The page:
The E.E. Lytle home once stood on the southwest corner of Northwest 24th Avenue at Johnson Street. This great home is gone but it appears the two other homes seen here, its neighbor to the west and the one across Johnson street, are still with us.
Archive for the ‘1910s’ Category
This photo is identified as being of the 1915 Rose Festival Parade along N. (now NW) 6th Avenue. Ads in The Oregonian show The Nickelodeon theater on SW 6th between Alder and Washington, across from The Oregonian Building. Had The Nickelodeon moved north of Burnside by 1915? Is this photo totally mislabeled? A mystery to be solved!
Found: SE Grand at Morrison.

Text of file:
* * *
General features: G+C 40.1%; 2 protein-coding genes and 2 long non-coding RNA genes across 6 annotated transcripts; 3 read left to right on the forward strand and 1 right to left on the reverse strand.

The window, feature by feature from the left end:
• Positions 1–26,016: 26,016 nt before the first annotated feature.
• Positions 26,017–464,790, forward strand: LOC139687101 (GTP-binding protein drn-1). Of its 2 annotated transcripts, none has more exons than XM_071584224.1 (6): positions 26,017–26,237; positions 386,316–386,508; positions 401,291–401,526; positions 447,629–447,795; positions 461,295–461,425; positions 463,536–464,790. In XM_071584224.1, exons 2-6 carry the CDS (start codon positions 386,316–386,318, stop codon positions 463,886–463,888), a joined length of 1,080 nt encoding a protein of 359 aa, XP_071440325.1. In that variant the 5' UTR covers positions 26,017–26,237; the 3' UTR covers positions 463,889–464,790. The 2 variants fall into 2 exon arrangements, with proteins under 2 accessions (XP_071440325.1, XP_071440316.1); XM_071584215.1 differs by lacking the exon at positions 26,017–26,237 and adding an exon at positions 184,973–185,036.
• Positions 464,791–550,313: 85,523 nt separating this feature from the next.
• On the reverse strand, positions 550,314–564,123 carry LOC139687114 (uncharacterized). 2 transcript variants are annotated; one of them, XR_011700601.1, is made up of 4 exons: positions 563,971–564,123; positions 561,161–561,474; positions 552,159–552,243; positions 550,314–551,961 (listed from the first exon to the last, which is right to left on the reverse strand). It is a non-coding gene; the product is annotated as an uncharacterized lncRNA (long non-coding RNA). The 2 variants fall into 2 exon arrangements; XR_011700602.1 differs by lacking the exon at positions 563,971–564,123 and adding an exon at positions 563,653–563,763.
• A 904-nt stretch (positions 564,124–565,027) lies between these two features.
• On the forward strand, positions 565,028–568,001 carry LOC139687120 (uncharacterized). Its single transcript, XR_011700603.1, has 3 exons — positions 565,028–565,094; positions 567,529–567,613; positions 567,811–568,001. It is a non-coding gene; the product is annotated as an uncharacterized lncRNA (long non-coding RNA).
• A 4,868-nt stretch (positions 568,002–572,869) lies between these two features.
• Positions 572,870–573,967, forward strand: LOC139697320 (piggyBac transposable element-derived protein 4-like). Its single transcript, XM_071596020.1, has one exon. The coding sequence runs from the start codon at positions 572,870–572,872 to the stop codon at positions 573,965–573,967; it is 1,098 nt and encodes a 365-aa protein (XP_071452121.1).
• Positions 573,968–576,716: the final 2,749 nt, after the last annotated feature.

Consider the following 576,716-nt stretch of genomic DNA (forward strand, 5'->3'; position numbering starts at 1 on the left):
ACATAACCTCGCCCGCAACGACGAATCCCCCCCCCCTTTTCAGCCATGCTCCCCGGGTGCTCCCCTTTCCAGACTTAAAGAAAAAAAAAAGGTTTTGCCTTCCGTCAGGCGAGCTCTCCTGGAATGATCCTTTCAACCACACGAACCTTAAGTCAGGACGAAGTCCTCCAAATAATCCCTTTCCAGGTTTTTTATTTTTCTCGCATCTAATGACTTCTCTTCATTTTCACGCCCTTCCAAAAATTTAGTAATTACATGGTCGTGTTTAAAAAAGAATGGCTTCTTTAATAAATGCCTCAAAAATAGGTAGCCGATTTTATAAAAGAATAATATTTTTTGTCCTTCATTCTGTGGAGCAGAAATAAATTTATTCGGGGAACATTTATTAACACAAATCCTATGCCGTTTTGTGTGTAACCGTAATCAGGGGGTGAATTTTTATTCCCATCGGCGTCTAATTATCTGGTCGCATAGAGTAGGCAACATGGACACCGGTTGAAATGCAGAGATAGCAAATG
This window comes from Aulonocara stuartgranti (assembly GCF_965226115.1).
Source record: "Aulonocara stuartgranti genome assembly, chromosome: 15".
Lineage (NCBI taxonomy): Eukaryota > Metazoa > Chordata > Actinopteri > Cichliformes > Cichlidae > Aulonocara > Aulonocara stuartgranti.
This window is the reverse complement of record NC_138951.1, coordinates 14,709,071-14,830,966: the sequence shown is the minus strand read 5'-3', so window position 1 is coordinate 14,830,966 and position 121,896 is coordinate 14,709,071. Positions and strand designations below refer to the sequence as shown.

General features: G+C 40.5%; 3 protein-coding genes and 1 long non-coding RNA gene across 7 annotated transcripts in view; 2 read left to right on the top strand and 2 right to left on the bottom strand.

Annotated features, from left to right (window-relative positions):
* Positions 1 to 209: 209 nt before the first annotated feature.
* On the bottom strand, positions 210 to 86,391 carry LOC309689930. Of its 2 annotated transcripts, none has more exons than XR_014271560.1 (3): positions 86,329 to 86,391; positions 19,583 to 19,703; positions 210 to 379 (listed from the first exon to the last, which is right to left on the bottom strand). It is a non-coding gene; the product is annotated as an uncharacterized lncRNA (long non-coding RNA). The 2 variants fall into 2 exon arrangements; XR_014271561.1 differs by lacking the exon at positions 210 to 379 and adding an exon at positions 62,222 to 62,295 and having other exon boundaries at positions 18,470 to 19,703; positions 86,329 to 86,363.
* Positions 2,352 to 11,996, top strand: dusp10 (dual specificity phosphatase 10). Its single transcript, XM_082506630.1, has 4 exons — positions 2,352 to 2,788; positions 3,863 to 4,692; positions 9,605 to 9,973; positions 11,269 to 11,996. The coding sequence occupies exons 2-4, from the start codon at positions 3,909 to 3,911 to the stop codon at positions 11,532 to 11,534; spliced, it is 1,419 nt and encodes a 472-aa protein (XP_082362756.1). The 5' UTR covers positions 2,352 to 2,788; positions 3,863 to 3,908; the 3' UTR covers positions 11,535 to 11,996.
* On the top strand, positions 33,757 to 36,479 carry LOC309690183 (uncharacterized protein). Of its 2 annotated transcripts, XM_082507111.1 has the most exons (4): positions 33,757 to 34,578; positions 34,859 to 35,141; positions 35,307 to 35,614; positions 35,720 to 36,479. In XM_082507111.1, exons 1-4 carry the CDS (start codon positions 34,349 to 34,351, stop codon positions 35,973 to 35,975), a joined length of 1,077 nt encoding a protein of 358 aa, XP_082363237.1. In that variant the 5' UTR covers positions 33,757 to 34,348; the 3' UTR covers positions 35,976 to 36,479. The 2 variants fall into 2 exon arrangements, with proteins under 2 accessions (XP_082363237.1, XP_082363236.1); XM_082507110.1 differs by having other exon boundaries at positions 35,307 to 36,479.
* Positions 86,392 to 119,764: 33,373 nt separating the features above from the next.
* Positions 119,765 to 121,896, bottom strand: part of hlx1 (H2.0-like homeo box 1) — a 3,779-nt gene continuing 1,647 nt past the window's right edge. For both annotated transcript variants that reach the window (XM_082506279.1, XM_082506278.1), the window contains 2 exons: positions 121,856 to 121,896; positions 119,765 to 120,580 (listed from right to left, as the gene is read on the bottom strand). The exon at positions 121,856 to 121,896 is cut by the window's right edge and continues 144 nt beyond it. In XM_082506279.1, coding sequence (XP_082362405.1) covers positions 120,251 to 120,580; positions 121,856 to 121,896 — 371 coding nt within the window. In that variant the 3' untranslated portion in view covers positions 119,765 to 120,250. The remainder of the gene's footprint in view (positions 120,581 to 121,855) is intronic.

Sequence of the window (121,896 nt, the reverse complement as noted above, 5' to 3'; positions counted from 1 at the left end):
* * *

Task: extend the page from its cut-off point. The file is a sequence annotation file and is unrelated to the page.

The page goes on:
This vision for Portland’s bridges across the Willamette River greeted The Oregonian readers on the first day of 1910. The Broadway Bridge at bottom had not been built yet. The illustration shows the industrial nature of Portland’s waterfront at that time, and the reliance on sailing ships to move cargo to and from distant ports.
The new Broadway Building on the northwest corner of SW Broadway and Morrison Street was highlighted in this full-page feature in The Oregonian, January 1, 1914. It’s now called the Pioneer Building. The “Gray’s” seen on the corner sign and in the windows refers to the former R.M. Gray men’s furnishings store from yesterday’s post, having moved here after completion of the building.
Workers at the Portland Railway, Light and Power Sellwood Division carbarn pose in front of the Oregon City and Estacada trolley cars. The Sellwood carbarn was at SE 13th Avenue just south of Linn Street. Thanks to Gary Kyle for sending this photo from his personal collection; the man standing at far right, 2nd row (in white shirt, brimmed hat and overalls) was his grandfather.